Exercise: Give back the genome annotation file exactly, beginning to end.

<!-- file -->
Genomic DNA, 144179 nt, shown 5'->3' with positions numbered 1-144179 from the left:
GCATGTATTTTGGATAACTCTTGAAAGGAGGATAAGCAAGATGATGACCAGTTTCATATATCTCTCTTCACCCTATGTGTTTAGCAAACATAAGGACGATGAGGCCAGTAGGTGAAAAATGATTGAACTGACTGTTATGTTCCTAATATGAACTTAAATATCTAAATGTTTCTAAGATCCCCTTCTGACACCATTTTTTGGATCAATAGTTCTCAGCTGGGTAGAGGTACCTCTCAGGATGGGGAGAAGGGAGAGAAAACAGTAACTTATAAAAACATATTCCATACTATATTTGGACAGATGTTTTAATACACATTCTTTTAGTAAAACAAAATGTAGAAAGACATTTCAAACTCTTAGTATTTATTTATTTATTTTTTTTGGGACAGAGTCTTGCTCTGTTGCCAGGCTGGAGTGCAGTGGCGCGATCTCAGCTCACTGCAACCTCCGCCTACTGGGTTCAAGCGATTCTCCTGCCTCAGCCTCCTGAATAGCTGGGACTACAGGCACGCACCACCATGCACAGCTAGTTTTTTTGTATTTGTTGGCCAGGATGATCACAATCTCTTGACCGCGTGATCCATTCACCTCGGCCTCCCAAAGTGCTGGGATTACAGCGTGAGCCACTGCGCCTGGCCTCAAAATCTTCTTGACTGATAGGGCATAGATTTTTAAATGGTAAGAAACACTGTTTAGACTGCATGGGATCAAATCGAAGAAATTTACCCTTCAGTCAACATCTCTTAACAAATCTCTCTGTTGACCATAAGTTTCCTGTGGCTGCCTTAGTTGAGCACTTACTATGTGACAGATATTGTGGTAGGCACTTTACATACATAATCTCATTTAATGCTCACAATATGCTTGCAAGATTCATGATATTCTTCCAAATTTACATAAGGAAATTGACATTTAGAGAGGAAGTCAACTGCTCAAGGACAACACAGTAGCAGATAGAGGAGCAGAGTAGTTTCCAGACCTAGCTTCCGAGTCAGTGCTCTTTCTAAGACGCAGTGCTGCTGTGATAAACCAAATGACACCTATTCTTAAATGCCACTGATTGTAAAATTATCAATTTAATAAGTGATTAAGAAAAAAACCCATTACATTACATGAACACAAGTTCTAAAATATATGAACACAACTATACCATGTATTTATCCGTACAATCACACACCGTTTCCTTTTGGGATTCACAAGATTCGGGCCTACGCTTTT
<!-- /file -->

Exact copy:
Genomic DNA, 144179 nt, shown 5'->3' with positions numbered 1-144179 from the left:
GCATGTATTTTGGATAACTCTTGAAAGGAGGATAAGCAAGATGATGACCAGTTTCATATATCTCTCTTCACCCTATGTGTTTAGCAAACATAAGGACGATGAGGCCAGTAGGTGAAAAATGATTGAACTGACTGTTATGTTCCTAATATGAACTTAAATATCTAAATGTTTCTAAGATCCCCTTCTGACACCATTTTTTGGATCAATAGTTCTCAGCTGGGTAGAGGTACCTCTCAGGATGGGGAGAAGGGAGAGAAAACAGTAACTTATAAAAACATATTCCATACTATATTTGGACAGATGTTTTAATACACATTCTTTTAGTAAAACAAAATGTAGAAAGACATTTCAAACTCTTAGTATTTATTTATTTATTTTTTTTGGGACAGAGTCTTGCTCTGTTGCCAGGCTGGAGTGCAGTGGCGCGATCTCAGCTCACTGCAACCTCCGCCTACTGGGTTCAAGCGATTCTCCTGCCTCAGCCTCCTGAATAGCTGGGACTACAGGCACGCACCACCATGCACAGCTAGTTTTTTTGTATTTGTTGGCCAGGATGATCACAATCTCTTGACCGCGTGATCCATTCACCTCGGCCTCCCAAAGTGCTGGGATTACAGCGTGAGCCACTGCGCCTGGCCTCAAAATCTTCTTGACTGATAGGGCATAGATTTTTAAATGGTAAGAAACACTGTTTAGACTGCATGGGATCAAATCGAAGAAATTTACCCTTCAGTCAACATCTCTTAACAAATCTCTCTGTTGACCATAAGTTTCCTGTGGCTGCCTTAGTTGAGCACTTACTATGTGACAGATATTGTGGTAGGCACTTTACATACATAATCTCATTTAATGCTCACAATATGCTTGCAAGATTCATGATATTCTTCCAAATTTACATAAGGAAATTGACATTTAGAGAGGAAGTCAACTGCTCAAGGACAACACAGTAGCAGATAGAGGAGCAGAGTAGTTTCCAGACCTAGCTTCCGAGTCAGTGCTCTTTCTAAGACGCAGTGCTGCTGTGATAAACCAAATGACACCTATTCTTAAATGCCACTGATTGTAAAATTATCAATTTAATAAGTGATTAAGAAAAAAACCCATTACATTACATGAACACAAGTTCTAAAATATATGAACACAACTATACCATGTATTTATCCGTACAATCACACACCGTTTCCTTTTGGGATTCACAAGATTCGGGCCTACGCTTTT